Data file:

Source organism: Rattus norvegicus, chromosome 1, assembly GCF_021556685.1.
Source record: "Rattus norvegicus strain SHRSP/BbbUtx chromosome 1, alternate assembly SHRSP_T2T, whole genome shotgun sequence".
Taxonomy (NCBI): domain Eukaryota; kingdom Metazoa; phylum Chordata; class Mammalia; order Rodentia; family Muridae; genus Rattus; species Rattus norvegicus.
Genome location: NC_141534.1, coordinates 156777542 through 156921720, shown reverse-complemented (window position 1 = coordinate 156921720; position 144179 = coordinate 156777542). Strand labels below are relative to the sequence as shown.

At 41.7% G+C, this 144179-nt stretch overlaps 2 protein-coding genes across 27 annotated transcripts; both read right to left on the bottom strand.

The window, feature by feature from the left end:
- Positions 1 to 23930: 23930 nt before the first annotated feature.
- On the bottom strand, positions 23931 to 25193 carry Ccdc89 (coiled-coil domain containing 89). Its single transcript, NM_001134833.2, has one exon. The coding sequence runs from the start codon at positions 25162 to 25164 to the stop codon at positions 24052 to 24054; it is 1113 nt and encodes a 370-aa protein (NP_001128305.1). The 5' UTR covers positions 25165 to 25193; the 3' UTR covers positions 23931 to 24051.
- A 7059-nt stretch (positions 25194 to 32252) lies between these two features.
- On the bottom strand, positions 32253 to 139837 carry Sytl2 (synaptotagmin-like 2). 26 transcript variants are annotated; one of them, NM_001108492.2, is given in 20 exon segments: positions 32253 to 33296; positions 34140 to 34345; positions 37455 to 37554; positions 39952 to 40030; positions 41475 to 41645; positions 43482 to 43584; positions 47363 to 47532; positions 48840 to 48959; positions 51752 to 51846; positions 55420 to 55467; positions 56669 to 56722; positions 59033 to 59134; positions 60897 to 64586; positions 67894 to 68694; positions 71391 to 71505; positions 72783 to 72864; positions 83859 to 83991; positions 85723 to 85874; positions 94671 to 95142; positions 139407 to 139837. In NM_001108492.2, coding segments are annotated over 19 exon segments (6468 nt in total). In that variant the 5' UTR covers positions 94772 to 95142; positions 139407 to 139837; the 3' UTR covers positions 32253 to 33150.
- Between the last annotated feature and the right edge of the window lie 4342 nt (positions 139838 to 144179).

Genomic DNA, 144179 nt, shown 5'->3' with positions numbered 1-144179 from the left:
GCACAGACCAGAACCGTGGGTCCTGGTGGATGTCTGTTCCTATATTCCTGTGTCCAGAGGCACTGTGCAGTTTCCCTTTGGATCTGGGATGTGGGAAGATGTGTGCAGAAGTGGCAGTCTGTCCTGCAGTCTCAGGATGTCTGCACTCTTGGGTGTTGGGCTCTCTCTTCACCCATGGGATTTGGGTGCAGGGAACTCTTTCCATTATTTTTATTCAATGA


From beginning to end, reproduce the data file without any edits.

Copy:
Source organism: Rattus norvegicus, chromosome 1, assembly GCF_021556685.1.
Source record: "Rattus norvegicus strain SHRSP/BbbUtx chromosome 1, alternate assembly SHRSP_T2T, whole genome shotgun sequence".
Taxonomy (NCBI): domain Eukaryota; kingdom Metazoa; phylum Chordata; class Mammalia; order Rodentia; family Muridae; genus Rattus; species Rattus norvegicus.
Genome location: NC_141534.1, coordinates 156777542 through 156921720, shown reverse-complemented (window position 1 = coordinate 156921720; position 144179 = coordinate 156777542). Strand labels below are relative to the sequence as shown.

At 41.7% G+C, this 144179-nt stretch overlaps 2 protein-coding genes across 27 annotated transcripts; both read right to left on the bottom strand.

The window, feature by feature from the left end:
- Positions 1 to 23930: 23930 nt before the first annotated feature.
- On the bottom strand, positions 23931 to 25193 carry Ccdc89 (coiled-coil domain containing 89). Its single transcript, NM_001134833.2, has one exon. The coding sequence runs from the start codon at positions 25162 to 25164 to the stop codon at positions 24052 to 24054; it is 1113 nt and encodes a 370-aa protein (NP_001128305.1). The 5' UTR covers positions 25165 to 25193; the 3' UTR covers positions 23931 to 24051.
- A 7059-nt stretch (positions 25194 to 32252) lies between these two features.
- On the bottom strand, positions 32253 to 139837 carry Sytl2 (synaptotagmin-like 2). 26 transcript variants are annotated; one of them, NM_001108492.2, is given in 20 exon segments: positions 32253 to 33296; positions 34140 to 34345; positions 37455 to 37554; positions 39952 to 40030; positions 41475 to 41645; positions 43482 to 43584; positions 47363 to 47532; positions 48840 to 48959; positions 51752 to 51846; positions 55420 to 55467; positions 56669 to 56722; positions 59033 to 59134; positions 60897 to 64586; positions 67894 to 68694; positions 71391 to 71505; positions 72783 to 72864; positions 83859 to 83991; positions 85723 to 85874; positions 94671 to 95142; positions 139407 to 139837. In NM_001108492.2, coding segments are annotated over 19 exon segments (6468 nt in total). In that variant the 5' UTR covers positions 94772 to 95142; positions 139407 to 139837; the 3' UTR covers positions 32253 to 33150.
- Between the last annotated feature and the right edge of the window lie 4342 nt (positions 139838 to 144179).

Genomic DNA, 144179 nt, shown 5'->3' with positions numbered 1-144179 from the left:
GCACAGACCAGAACCGTGGGTCCTGGTGGATGTCTGTTCCTATATTCCTGTGTCCAGAGGCACTGTGCAGTTTCCCTTTGGATCTGGGATGTGGGAAGATGTGTGCAGAAGTGGCAGTCTGTCCTGCAGTCTCAGGATGTCTGCACTCTTGGGTGTTGGGCTCTCTCTTCACCCATGGGATTTGGGTGCAGGGAACTCTTTCCATTATTTTTATTCAATGA